Necklace

ca. 1850-1900 (made)
Not currently on display at the V&A

Artist/Maker
Place Of Origin

Although there is a long history of glass production in South Africa (glass beads formed part of an Iron Age excavation in the northern Transvaal) the tiny glass beads from which most beadwork in the area is produced only became available in large quantities in the late 19th century. These beads were mass-produced in Europe – particularly in the glass-making centres of Venice, Bohemia and the Netherlands – and transported to African countries to be used in trade.

The beads became an important element in artistic expressions of cultural and ethnic affiliation amongst Xhosa and Zulu-speaking peoples. Elaborate pieces of bead embroidery were worn by men and women and, through colour and design, communicated the wearer's ethnicity, age, regional roots, wealth and status. Xhosa and Zulu women continue to produce and wear large quantities of beadwork, particularly on ceremonial occasions.

British people were able to collect examples of beadwork such as this necklace through their involvement in conflicts like the Anglo-Zulu War of 1879 and the South African War of 1899-1902, or via their work as colonial agents.


object details
Category
Object Type
Materials and Techniques
Glass beads, brass button
Brief Description
Necklace, beadwork, Xhosa or Zulu-speaking peoples, South Africa, 1850-1900
Physical Description
Necklace made of imported European glass beads. Long string with three square beadwork panels at centre to hang around the wearer's chest and fringe of beads near fastening (loop and brass button) to rest on the back of the wearer's neck
Dimensions
  • Height: 83.8cm
Styles
Credit line
Given by A.L. Byrne
Object history
Accessions register entry - 'Necklace of European glass beads made up in South Africa. 19th century. L.2ft. 9 1/2 in. Given by A.L. Byrne, Esq.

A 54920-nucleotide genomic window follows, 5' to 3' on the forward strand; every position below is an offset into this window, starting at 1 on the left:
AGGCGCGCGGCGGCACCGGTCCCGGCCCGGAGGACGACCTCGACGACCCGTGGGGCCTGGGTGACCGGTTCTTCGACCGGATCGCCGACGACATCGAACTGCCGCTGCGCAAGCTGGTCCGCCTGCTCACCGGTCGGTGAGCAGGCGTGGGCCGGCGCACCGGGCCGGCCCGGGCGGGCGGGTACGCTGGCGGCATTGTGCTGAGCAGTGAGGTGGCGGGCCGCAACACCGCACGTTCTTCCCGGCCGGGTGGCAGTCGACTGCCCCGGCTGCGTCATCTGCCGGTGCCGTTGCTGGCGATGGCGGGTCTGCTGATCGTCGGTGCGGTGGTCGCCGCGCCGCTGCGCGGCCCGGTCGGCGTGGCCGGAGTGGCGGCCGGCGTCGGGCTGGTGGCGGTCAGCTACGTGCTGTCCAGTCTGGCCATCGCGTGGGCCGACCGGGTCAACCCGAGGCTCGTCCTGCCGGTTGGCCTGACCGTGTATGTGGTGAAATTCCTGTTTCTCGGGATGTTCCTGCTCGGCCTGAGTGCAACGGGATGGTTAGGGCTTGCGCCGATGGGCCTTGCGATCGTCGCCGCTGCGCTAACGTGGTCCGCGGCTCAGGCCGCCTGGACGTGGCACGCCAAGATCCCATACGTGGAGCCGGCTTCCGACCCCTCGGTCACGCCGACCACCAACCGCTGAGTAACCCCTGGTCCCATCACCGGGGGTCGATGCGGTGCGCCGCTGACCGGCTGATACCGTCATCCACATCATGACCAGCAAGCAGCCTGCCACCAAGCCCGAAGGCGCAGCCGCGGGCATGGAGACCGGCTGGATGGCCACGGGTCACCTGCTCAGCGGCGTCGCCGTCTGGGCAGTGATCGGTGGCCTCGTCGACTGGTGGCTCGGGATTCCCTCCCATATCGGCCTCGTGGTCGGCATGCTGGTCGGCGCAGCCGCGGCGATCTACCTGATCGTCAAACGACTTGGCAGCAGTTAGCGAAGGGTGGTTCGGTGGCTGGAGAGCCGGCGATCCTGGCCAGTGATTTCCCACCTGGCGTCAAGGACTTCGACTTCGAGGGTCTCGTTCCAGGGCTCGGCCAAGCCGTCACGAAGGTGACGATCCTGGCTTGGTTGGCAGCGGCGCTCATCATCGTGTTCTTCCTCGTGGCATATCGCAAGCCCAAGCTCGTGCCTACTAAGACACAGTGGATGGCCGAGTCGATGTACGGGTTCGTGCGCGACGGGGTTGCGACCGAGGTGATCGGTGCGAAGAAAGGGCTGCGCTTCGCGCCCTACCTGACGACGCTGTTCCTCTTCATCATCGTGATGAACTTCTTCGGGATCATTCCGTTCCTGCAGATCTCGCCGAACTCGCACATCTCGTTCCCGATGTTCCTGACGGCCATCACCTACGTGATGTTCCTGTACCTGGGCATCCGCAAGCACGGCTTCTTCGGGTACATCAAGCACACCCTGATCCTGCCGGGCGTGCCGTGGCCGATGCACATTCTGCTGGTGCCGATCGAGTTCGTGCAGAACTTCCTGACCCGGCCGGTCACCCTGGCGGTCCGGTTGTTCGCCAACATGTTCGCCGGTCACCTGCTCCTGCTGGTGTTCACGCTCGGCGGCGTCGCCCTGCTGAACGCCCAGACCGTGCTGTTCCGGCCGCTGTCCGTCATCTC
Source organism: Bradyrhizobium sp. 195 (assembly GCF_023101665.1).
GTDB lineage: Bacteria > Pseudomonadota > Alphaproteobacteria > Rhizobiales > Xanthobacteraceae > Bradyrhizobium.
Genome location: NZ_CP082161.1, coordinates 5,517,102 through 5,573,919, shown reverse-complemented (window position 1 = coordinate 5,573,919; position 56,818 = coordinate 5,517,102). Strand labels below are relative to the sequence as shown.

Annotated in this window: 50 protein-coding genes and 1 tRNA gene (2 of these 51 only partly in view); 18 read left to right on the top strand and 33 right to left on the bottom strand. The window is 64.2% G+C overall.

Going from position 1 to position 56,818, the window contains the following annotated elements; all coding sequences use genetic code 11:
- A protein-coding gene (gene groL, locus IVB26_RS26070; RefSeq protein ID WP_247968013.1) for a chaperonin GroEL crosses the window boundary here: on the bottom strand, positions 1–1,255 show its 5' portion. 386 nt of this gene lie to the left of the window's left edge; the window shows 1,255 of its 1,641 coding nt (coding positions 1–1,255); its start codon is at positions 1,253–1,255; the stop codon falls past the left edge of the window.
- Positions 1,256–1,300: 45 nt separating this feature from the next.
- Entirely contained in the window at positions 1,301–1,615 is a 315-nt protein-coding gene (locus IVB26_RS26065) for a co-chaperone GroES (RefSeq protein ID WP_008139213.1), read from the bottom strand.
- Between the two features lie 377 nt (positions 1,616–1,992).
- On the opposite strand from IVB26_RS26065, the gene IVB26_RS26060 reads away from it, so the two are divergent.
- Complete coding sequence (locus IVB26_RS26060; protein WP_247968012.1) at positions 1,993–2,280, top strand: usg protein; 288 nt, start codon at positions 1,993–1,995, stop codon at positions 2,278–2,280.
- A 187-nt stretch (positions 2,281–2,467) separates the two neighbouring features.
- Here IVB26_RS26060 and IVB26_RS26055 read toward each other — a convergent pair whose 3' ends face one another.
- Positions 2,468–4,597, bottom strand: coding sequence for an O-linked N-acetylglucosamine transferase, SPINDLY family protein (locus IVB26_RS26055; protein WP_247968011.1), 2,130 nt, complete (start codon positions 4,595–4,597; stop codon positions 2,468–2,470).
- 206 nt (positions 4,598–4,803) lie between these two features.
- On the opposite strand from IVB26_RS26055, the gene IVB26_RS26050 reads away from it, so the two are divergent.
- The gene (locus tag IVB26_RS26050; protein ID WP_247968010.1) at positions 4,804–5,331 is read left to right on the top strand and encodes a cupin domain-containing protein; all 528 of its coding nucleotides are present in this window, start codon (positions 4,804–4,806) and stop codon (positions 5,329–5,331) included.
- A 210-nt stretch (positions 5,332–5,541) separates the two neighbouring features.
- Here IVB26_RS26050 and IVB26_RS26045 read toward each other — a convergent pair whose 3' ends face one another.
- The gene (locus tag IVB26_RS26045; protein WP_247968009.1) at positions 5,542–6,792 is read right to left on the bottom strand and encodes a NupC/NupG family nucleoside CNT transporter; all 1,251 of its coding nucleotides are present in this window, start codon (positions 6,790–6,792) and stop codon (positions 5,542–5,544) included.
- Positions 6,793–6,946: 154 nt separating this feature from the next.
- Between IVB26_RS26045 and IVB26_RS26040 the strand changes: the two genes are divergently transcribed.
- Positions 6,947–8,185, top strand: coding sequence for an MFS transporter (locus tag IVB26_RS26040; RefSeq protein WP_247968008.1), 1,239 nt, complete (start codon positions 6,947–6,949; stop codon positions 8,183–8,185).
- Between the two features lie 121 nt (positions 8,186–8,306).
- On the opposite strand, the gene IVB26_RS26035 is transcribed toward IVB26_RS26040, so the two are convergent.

The necklace consists of two strings with coloured beads arranged in a pattern; at the back are three square pendants and in front a small fringe.' [Handwritten addition - 'Esplanade Hotel, Bombay']
Historical context
The square beadwork panels on this necklace are commonly known as 'love letters' (ubala abuyise, 'one writes in order that the other should reply') believed to be used in courtship to carry personal messages. However most Xhosa and Zulu beadwork was traditionally used in communication between the sexes.
Summary
Although there is a long history of glass production in South Africa (glass beads formed part of an Iron Age excavation in the northern Transvaal) the tiny glass beads from which most beadwork in the area is produced only became available in large quantities in the late 19th century. These beads were mass-produced in Europe – particularly in the glass-making centres of Venice, Bohemia and the Netherlands – and transported to African countries to be used in trade.



The beads became an important element in artistic expressions of cultural and ethnic affiliation amongst Xhosa and Zulu-speaking peoples. Elaborate pieces of bead embroidery were worn by men and women and, through colour and design, communicated the wearer's ethnicity, age, regional roots, wealth and status. Xhosa and Zulu women continue to produce and wear large quantities of beadwork, particularly on ceremonial occasions.



British people were able to collect examples of beadwork such as this necklace through their involvement in conflicts like the Anglo-Zulu War of 1879 and the South African War of 1899-1902, or via their work as colonial agents.
Collection
Accession Number
1488-1903

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record createdDecember 13, 1997
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